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At 11:25 11/06/00 -0400, you wrote:
>So this delimitation of the category of commodity, which I agree that Marx
>accepts upon initial analysis, does not answer the specific question. I am
>saying that if we don't pinpoint successful market exchange as the point
>that goods acquire value, then not only would we have to consider
>inventories as already having acquired value but also (and why not?)
>production that is not even intended to be sold on the market (say the govt
>using tax money to hire workers in a transportation dept to build
>roads--have these roads too acquired value?)
Yes, but they only aquire exchange value if the government sells them off.
> Market exchange is the source of value.
>"whenever by an exchange we equate as values our different products, by
>that very act, we also equate as human labor the different kinds of labor
>expended on them."
The quote does not say the same thing as your summary above.
It says that when exchanging we equate the labours embodied. Value
is embodied labour, thus when we are exchanging we are equating
values. The labour was human labour prior to its product being exchanged.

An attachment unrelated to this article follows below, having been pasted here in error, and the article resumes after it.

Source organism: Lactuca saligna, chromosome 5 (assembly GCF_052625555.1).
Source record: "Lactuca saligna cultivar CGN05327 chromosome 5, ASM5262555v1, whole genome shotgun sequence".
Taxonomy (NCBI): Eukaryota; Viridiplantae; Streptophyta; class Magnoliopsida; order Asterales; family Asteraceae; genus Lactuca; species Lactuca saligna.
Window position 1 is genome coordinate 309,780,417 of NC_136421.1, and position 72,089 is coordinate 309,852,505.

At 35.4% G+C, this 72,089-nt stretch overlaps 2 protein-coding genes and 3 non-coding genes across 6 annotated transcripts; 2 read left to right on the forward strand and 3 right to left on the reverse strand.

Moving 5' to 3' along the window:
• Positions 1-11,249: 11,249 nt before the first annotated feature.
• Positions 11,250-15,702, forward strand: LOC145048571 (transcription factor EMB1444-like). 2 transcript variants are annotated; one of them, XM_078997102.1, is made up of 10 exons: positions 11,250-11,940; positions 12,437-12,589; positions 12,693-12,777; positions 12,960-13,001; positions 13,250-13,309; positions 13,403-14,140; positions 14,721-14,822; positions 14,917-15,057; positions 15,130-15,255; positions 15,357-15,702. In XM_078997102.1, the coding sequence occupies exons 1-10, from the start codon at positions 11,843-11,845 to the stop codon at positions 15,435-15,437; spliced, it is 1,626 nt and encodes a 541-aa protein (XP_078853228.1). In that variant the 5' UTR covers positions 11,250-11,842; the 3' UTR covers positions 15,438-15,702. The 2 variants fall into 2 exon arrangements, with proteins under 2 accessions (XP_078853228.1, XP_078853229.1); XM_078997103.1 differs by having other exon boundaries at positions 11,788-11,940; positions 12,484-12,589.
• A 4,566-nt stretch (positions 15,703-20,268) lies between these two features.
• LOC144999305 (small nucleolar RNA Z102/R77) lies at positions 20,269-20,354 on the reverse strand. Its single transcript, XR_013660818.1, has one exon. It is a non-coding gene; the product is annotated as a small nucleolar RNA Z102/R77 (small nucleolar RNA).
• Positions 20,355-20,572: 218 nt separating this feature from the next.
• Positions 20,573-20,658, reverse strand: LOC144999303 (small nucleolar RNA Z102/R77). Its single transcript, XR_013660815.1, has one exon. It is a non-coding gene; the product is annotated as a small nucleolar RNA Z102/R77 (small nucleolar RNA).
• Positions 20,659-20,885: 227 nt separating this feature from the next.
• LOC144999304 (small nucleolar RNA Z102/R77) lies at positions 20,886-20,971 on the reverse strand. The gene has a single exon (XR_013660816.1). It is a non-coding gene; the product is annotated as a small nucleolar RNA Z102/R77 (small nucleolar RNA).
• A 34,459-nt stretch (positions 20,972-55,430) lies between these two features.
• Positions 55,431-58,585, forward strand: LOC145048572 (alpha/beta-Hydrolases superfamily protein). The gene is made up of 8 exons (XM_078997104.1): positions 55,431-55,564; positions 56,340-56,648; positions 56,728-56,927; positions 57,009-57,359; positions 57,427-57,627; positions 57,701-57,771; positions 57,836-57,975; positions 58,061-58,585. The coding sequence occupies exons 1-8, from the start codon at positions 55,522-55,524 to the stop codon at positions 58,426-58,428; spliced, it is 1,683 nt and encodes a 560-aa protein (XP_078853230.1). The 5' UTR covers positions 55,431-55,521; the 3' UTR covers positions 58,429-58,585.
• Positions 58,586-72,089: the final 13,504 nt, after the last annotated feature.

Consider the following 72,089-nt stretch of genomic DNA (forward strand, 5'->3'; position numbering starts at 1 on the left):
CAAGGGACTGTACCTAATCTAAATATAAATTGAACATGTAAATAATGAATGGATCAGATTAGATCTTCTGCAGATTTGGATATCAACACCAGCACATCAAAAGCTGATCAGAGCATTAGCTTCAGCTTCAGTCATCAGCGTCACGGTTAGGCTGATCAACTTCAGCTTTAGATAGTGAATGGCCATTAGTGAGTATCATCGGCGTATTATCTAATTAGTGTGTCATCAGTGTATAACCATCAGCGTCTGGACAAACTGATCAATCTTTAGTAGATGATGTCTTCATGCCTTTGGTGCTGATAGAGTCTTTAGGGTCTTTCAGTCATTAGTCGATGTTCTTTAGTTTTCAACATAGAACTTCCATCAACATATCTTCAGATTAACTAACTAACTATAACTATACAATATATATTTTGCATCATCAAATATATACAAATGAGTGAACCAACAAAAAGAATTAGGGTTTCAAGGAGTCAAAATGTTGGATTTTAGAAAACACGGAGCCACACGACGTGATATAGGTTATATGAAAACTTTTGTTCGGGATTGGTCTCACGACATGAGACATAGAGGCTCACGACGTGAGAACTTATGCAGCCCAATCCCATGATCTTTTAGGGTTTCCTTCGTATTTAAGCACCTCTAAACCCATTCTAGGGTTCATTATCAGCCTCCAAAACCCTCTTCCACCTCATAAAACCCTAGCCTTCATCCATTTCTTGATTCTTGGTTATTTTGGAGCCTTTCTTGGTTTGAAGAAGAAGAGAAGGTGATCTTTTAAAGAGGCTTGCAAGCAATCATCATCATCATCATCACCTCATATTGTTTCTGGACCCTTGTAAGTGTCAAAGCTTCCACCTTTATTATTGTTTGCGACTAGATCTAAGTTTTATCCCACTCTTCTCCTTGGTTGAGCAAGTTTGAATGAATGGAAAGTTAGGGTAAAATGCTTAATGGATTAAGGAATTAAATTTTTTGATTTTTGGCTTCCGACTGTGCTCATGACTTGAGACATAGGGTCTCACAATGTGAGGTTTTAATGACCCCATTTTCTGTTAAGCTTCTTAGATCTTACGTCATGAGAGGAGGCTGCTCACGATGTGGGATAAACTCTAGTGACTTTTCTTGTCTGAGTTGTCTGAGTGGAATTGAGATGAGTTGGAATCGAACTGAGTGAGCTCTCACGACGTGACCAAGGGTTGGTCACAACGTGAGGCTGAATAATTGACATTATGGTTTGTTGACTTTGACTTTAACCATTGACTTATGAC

Marx's criticism of Ricardo is that he did not explain why abstract human
labour had to appear as exchange value rather than directly as amounts
of labour. I.E., he took the historically limited form of representation of
value in capitalist society as given.
> >You need to ask one
> >question to yourself, and may be your Hegelian friends, does Marx have a
> >theory of
You do not really reply to this. Quoting somebody else as saying that
demand in capitalist society stems from accumulation - a disputable
thesis anyway - does not answer the question as to where in Capital
is the chapter on demand. Ajit was saying that if Marx thought that demand
was crucial to the determination of value he would hardly have overlooked
an explicit examination of it. Those economists who do think that demand
is crucial to the determination of value attempt to construct a theory of it.
Marx did not.
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